Flash Gordon (1980)

Movie review by
Charles Cassady Jr., Common Sense Media
Flash Gordon (1980) Movie Poster Image
Sci-fi comic-strip movie is too intense for younger kids.
  • PG
  • 1980
  • 122 minutes

Parents say

age 15+
Based on 2 reviews

Kids say

age 13+
Based on 6 reviews

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A lot or a little?

The parents' guide to what's in this movie.

Positive Messages

Declaration about the unconquerable nature of the human (Earthling) spirit. Ming keeps his conquered moons under control by encouraging them to fight each other; Flash helps unite some of the captive kingdoms of Mongo to fight against the tyrant.

Positive Role Models & Representations

Simplistic notions of good (Flash) and evil (Ming) here, although there are other characters, like the Robin Hood-ish Prince Barin and Ming’s Flash-infatuated daughter Aura, who seem to flip back and forth. Though people of color are part of Mongo’s empire, they don’t play very big roles.


Combatants are killed unrealistically by ray-gun blasts (from...crossbows?!) and impalements. Hand-to-hand fighting, which sometimes is so hilariously fake that the blows barely connect. Characters stabbed to death (exhibiting a small amount of blood which is blue or green, but never red). Other characters are whipped bloody. Threat of death by gas. Several cyborg-like humanoid baddies dissolve, remove body parts, or have them ripped out.


Ming lusts after Dale Arden and fondles a slave girl. Talk of Ming “making love." Alien girls wear revealing metallic bikinis and skin-tight outfits. Occasional double-entendres are likely to go over the heads of youngsters.


”Damn,” "hell," “bastard.”


People magazine used as a prop.

Drinking, Drugs & Smoking

Characters drink an intoxicating and evidently enjoyable space beverage. A fleeting joke about being “on the right pills” (apparently in reference to steroids or energy-boosters).

What parents need to know

Parents need to know that this adaptation of an old newspaper sci-fi comic strip has gruesome scenes; a cyborg’s eyes are ripped out, and another slain machine-man rapidly decays. Expect abundant ray-gun fire, disintegrations, and explosions and fires, as well. Characters are stabbed or impaled or whipped, drawing blood (not always red). There's an apparent execution via gas chamber. There are a few scantily clad harem-type girls and some non-explicit sexy talk. Drinking an intoxicating alien beverage is made to look pleasurable. Some minor profanity.

User Reviews

  • Parents say
  • Kids say
Adult Written bymormongirl99 February 4, 2012

Innuendo Ridden 80s film

It's one of those movies where most of the stuff will go over kids' heads, but any adults in the room (or anyone who picks up on innuendos) should be... Continue reading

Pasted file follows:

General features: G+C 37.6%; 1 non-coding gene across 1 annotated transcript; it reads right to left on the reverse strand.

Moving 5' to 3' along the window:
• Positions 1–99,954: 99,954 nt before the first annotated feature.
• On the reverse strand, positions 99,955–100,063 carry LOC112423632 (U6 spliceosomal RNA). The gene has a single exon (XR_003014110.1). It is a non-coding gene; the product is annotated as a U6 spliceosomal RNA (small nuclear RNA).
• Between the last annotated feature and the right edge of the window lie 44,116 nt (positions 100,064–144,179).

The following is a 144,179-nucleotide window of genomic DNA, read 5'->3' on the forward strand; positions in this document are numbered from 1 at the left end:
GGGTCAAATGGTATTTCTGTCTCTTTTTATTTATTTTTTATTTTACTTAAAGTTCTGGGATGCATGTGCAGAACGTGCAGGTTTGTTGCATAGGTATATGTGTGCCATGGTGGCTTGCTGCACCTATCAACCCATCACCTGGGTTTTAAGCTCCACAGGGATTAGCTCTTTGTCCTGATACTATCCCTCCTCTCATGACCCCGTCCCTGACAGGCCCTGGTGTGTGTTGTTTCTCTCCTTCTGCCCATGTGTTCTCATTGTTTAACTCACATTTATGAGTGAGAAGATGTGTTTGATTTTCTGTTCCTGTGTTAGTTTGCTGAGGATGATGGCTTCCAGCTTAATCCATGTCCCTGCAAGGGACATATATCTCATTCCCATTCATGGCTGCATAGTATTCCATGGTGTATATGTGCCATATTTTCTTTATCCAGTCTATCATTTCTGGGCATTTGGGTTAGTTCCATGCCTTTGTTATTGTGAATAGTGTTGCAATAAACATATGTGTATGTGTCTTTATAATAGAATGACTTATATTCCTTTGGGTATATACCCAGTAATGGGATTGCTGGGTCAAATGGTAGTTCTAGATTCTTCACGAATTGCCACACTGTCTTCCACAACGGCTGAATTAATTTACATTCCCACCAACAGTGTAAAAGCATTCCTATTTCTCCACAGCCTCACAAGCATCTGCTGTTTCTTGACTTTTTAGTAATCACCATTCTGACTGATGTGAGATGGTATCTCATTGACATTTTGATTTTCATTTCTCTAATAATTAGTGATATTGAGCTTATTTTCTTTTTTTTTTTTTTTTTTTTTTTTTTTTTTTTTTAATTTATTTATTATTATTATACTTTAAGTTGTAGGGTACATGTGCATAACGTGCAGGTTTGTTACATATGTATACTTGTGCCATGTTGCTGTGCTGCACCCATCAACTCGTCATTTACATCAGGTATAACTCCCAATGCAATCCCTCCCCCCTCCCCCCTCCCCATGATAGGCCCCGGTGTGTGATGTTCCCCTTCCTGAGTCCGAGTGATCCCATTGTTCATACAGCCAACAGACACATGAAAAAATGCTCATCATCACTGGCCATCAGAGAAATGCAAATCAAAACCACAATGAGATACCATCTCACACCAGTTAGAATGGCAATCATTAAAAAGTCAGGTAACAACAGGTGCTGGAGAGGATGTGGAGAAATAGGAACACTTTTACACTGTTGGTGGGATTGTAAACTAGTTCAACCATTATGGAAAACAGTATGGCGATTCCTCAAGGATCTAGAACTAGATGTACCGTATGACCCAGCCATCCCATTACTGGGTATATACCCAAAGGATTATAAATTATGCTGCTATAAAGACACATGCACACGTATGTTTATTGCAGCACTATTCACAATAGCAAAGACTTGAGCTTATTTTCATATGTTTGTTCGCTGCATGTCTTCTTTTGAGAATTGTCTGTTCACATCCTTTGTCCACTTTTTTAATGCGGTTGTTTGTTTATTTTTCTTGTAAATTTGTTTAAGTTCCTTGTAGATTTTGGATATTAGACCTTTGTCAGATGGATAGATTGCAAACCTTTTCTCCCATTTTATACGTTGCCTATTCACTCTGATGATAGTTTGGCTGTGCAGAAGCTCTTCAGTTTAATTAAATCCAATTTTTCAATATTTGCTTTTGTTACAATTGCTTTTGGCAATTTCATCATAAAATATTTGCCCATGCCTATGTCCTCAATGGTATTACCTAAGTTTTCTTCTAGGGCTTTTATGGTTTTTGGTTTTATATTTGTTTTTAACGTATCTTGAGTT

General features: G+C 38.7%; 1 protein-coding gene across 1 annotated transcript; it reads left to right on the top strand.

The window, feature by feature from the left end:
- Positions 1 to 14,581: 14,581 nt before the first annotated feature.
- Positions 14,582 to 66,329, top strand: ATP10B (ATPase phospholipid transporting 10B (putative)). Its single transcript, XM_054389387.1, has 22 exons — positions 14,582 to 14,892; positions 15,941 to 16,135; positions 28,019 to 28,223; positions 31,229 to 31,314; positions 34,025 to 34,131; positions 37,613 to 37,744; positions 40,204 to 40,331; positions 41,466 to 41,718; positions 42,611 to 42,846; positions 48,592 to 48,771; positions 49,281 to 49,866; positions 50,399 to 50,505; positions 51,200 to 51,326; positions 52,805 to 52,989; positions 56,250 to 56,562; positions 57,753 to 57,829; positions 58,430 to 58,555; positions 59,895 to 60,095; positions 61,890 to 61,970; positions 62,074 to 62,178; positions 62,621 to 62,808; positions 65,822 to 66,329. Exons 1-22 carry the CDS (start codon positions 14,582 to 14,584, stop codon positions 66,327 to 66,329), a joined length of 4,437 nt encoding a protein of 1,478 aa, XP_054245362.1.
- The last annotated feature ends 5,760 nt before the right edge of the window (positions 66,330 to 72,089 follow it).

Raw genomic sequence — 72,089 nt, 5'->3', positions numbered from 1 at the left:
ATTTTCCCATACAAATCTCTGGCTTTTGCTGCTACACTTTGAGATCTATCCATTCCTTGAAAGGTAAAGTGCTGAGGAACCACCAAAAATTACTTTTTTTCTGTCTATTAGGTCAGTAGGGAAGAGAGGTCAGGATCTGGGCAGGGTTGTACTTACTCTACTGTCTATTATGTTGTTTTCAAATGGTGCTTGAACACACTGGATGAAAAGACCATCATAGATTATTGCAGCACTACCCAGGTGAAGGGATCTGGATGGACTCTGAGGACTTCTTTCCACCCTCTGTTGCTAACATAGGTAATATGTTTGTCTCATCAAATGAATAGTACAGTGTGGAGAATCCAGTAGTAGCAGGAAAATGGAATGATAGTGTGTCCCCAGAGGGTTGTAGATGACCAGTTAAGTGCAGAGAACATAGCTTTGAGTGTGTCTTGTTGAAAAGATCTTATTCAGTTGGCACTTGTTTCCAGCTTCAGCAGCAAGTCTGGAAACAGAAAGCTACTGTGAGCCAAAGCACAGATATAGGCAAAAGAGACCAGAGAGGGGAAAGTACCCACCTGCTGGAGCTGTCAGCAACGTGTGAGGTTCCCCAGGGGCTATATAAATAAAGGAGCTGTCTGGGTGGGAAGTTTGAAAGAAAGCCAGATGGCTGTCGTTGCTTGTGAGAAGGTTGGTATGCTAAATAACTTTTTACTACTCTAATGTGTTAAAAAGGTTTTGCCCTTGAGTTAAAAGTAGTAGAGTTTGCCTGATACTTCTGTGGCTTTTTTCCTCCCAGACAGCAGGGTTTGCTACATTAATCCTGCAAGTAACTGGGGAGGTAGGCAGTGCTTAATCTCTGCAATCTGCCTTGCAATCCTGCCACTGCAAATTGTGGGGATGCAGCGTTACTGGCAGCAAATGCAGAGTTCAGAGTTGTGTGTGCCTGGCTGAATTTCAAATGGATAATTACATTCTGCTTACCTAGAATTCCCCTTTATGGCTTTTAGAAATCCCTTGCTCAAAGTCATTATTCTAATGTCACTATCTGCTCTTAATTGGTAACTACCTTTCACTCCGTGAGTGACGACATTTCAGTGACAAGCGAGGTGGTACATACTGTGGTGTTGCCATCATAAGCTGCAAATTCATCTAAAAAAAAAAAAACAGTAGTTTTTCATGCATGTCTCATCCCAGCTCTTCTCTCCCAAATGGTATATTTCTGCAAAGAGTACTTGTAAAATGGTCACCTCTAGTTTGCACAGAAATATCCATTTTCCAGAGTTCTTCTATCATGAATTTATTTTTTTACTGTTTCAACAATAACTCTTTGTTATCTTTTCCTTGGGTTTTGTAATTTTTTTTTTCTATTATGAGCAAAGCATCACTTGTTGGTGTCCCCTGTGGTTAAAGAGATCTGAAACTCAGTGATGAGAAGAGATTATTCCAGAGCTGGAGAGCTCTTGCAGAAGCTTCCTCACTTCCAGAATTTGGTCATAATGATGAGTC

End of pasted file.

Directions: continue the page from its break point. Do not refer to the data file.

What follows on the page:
Adult Written bybabygirl92293 March 29, 2012

i love this movie :)

i grew up with movies like this... I think its a good movie :) some things are a bit innappropriate but its nothing to bad... if anything the movie is really ch... Continue reading
Teen, 13 years old Written bygayfurrylol May 28, 2020

Kids won't be as scared but there is some violence.

This movie is cheesy, fun and never takes itself seriously AND THAT IS A PERFECT MOVIE this movie may not be for some people but defiantly me I love this movie... Continue reading
Kid, 7 years old November 14, 2020
Flash Gordon is good and has a bit of action. Ming the Merciless can be a little creepy but okay for nine year olds. I'm younger than nine and I found it f... Continue reading

What's the story?

Flash Gordon (Sam Jones), a handsome football star, is on a chartered plane caught in a meteor storm caused by an alien supervillain, Emperor Ming (Max Von Sydow), who actually is at a giant console in space, tormenting Earth while pushing buttons that say “METEOR STORM.” The plane crashes near the greenhouse-lab of rogue NASA scientist Dr. Zarkov (Topol), ready to launch his homebuilt rocket ship to visit Ming’s world and beg for peace. Flash and his pretty travel agent Dale Arden (Melody Anderson) wind up on Zarkov’s rocket and land in Ming’s planet surrounded by low-atmosphere moons, each inhabited by a different race (dwarves, lizard-men, hawk-men) enslaved by sadistic Ming. With the secret help of a lustful princess, Flash leads a revolt against Ming and his cyborg henchmen.

Is it any good?

Coming in an era when the merciless emperors of Hollywood were copycatting Star Wars in every way, the blockbuster FLASH GORDON remains daringly offbeat. As with the (more brazenly sexy) European 1960s fantasies Barbarella and Danger: Diabolik, also based on comics, there’s practically no attempt at realism, with extravagant Arabian-Nights costumes, Oz-like creature f/x, crayon-box sets, and sparkler-trailing model spaceships inspired directly by the iconic 1930s strips and serials. It's a party for the eyeballs, nearer Rocky Horror than LucasFilm. Dialogue is loopy, the plotting earnestly absurd (Flash fights his first battle against Ming’s minions with NFL football moves), and the famed rock soundtrack by Queen is the best camp anthem since Adam West's Batman (with the same screenwriter, incidentally). Older kids and young-at-heart grownups could have a blast- - if they don’t mistake the deliberate, sly kitsch for big-buget dumb.

Talk to your kids about ...

  • Families can talk about the film’s way-out retro style and lighthearted attitude. Is it entertaining, or do younger viewers prefer their comic fantasy characters to be fashionably dark, tough, and brooding (as Batman has become)?

  • Is the violence here necessary? Does it add to or take away from the story?

Movie details

Our editors recommend

For kids who love sci-fi

Themes & Topics

Browse titles with similar subject matter.

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